Work of Nobel Prize-winner John Polanyi celebrated in U of T exhibit

May 30, 2024 by Faculty of Arts & Science Staff

The groundbreaking work of University Professor Emeritus John Polanyi, celebrated chemist and winner of the Nobel Prize in Chemistry in 1986, is the focus of a new permanent exhibit at the Lash Miller building, home of the department of chemistry in the Faculty of Arts & Science.

An older white man smiles at the camera from the corner of a display exhibit which read "A life beyond science."
University Professor Emeritus and Nobel laureate John Polanyi said he is "deeply humbled and grateful” for the new permanent exhibit, which honours his seminal research and his advocacy for responsible science (photo by Diana Tyszko)

Through still images, video and equipment, the dynamic exhibit tells the story of Polanyi's career including his seminal work in the field of reaction dynamics – a branch of chemistry that investigates what happens during chemical reactions.

A museum display including a replica of a gold medallion.
The centrepiece of the exhibit is a replica of the 1986 Nobel Prize in Chemistry medal awarded to Polanyi (photo by Diana Tyszko)

The display includes original equipment used in Polanyi’s early research, a reproduction of the lab notebook used by his graduate student to document their experiments and a video chronicling the process of discovery – along with a replica of his Nobel Prize medal.

"It’s been my good fortune to be surrounded by brilliant colleagues and other supporters throughout my life and career," Polanyi said. "I'm deeply humbled and grateful for this marvelous display and ongoing recognition of my life’s work.”

“John Polanyi holds a revered place in the history of the University of Toronto and his legacy is an inspiration for all of us,” said U of T President Meric Gertler. “This installation is a compelling expression of his achievements. All those responsible deserve our thanks and congratulations.”

Polanyi came to U of T from Princeton University in 1956, and not long after, made his seminal discovery: his detection of infrared radiation released upon the collision of hydrogen and chloride molecules was the first observation of energy produced from the vibration of new molecules immediately after their formation.

His work went on to influence the development of advanced instrumentation in domains like pharmaceutical research, medicine and chemical manufacturing – including the development of the first chemical lasers.

“The university made a significant investment in me, a young scholar,” said Polanyi. “The environment and the resources I received enabled me to pursue a new and unknown direction in chemical physics.”

In 1974, he was named a University Professor – the highest academic honour bestowed by the university on its faculty members – and in 1994, the John C. Polanyi Chair in Chemistry was established.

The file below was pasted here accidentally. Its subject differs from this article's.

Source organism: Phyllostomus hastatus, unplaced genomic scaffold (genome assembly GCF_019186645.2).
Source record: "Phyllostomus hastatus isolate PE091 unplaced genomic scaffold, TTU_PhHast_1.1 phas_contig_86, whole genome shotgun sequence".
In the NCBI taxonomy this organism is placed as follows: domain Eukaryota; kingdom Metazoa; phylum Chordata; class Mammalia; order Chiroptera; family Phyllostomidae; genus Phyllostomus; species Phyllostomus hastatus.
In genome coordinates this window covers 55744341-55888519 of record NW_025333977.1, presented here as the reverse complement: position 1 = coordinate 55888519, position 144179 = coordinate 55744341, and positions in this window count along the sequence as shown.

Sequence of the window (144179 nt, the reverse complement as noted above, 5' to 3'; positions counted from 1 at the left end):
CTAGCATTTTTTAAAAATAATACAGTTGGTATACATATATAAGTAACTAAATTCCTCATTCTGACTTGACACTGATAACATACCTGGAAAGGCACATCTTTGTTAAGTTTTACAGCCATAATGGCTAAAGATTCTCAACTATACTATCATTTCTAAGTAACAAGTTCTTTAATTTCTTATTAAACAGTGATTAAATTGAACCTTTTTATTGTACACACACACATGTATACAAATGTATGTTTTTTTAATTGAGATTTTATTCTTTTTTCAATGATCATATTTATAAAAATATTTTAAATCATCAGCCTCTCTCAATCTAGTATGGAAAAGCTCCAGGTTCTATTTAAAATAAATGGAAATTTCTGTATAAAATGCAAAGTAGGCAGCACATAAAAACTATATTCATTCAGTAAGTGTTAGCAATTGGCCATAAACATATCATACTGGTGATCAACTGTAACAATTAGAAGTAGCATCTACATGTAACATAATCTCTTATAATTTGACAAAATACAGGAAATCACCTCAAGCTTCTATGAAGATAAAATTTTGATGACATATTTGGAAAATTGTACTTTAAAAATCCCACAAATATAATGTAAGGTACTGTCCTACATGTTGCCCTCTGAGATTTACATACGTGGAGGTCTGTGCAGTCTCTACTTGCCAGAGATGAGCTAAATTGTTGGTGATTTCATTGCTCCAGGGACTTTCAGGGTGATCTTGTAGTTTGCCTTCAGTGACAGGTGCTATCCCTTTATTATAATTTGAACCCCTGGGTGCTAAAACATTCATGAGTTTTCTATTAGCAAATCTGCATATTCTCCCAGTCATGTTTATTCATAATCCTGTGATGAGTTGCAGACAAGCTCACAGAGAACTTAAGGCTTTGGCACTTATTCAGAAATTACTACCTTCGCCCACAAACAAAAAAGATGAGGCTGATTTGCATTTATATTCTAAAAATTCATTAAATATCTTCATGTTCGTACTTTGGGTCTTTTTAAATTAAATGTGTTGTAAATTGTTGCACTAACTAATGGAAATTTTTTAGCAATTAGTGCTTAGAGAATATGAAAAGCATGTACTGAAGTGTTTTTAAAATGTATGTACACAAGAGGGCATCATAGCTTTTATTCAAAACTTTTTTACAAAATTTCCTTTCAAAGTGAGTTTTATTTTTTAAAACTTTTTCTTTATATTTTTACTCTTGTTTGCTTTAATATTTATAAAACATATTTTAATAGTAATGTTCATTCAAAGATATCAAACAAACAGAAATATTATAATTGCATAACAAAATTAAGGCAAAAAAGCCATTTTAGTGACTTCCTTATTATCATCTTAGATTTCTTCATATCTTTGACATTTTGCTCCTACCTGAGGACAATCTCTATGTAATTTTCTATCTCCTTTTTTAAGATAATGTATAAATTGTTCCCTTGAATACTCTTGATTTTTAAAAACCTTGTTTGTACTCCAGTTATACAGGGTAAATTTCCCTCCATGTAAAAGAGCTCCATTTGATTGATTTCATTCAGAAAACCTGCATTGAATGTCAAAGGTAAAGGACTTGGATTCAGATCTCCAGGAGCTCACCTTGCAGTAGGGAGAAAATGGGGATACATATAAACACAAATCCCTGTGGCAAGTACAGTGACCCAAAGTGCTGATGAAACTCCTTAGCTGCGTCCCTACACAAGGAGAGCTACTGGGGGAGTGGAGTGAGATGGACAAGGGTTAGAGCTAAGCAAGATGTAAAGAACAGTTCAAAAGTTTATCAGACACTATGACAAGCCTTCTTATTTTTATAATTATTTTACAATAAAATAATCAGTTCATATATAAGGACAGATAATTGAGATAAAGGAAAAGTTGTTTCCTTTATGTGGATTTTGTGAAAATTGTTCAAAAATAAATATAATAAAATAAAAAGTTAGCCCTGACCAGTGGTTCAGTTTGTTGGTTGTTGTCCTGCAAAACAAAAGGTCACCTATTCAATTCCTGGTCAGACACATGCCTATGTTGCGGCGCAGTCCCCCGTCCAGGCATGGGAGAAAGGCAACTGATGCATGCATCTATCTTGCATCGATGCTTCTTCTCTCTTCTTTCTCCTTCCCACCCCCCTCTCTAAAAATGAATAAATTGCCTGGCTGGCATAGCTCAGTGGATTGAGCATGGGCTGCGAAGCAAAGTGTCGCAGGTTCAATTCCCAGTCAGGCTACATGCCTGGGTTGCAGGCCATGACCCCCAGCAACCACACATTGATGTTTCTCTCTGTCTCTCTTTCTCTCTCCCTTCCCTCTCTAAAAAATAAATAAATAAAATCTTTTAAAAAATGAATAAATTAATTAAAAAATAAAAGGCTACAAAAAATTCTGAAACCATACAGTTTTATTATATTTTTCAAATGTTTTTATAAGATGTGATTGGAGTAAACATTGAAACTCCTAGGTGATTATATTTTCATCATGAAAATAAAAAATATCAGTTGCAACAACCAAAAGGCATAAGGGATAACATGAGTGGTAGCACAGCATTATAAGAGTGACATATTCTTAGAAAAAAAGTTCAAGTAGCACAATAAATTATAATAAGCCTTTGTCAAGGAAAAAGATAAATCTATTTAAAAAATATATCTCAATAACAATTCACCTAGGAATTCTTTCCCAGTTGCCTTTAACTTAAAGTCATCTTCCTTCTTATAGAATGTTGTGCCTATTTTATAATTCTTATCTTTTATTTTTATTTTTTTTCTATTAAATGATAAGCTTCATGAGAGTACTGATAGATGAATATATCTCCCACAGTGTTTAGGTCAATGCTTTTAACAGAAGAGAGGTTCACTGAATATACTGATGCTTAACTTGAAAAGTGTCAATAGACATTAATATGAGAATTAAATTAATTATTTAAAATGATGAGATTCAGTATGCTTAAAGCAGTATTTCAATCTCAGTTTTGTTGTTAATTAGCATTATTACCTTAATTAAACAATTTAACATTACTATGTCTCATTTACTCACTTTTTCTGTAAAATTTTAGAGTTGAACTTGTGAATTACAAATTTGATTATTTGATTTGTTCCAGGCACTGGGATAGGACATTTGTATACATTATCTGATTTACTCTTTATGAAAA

In tandem with the new exhibit, the department of chemistry also recently renamed the research wing of the Lash Miller building in his honour.

“The John Polanyi research wing and this new display will serve to permanently highlight John's legacy for current and future young scholars,” said Professor Mark Lautens, chair of the department of chemistry. “John has brought great visibility and prestige to the University of Toronto through his groundbreaking studies and his contributions that go well beyond scientific discovery. We are equally grateful [for] and proud of his advocacy for science, for peace and for a better world.”

Inspiration for the exhibit came after Polanyi donated some of his equipment to the department of chemistry upon his retirement in 2020. A special celebration was held in his honour at Massey College in the fall of 2022, after which Professor Robert Batey, then department chair, with support from the Faculty of Arts & Science dean Melanie Woodin and the Offices of the President and the Vice-President, Research & Innovation, led the development of the exhibit to celebrate Polanyi’s impact and legacy.

“John has made tremendous contributions to the world of science as well as society at large through his advocacy for nuclear disarmament," said Batey. "We are proud to be able to celebrate his work this way in the place that has been his professional home for so many years.”

“This display is a fantastic tribute to Professor Polanyi's remarkable career as a scientist, a teacher and a global citizen,” said Woodin. “It is a fitting acknowledgement for someone who has engendered a network of excellence that stretches across countries and continents.”

A man, woman and two more men gather with linked arms in front of a museum display, smiling at the camera.
University Professor Emeritus John Polanyi (pictured second from the right) was joined in viewing the exhibit by (l to r) department of chemistry chair Mark Lautens, portrait painter Brenda Bury and former department chair Robert Batey (photo by Diana Tyszko)

The department of chemistry and Toronto-based communications and design firm Snack worked closely with Polanyi on the development of the display, drawing from his extensive archive of memorabilia and donated equipment.

The exhibit also captures Polanyi’s advocacy for the responsible use of science and a keen social conscieNote: nce that compelled him to campaign for the elimination of nuclear weapons throughout his career. “A great university that invests in science must also strain to warn of the accompanying risks to humanity," he said.

Note: this article is reprinted from the original piece at Faculty of Arts & Sciences & UofT News.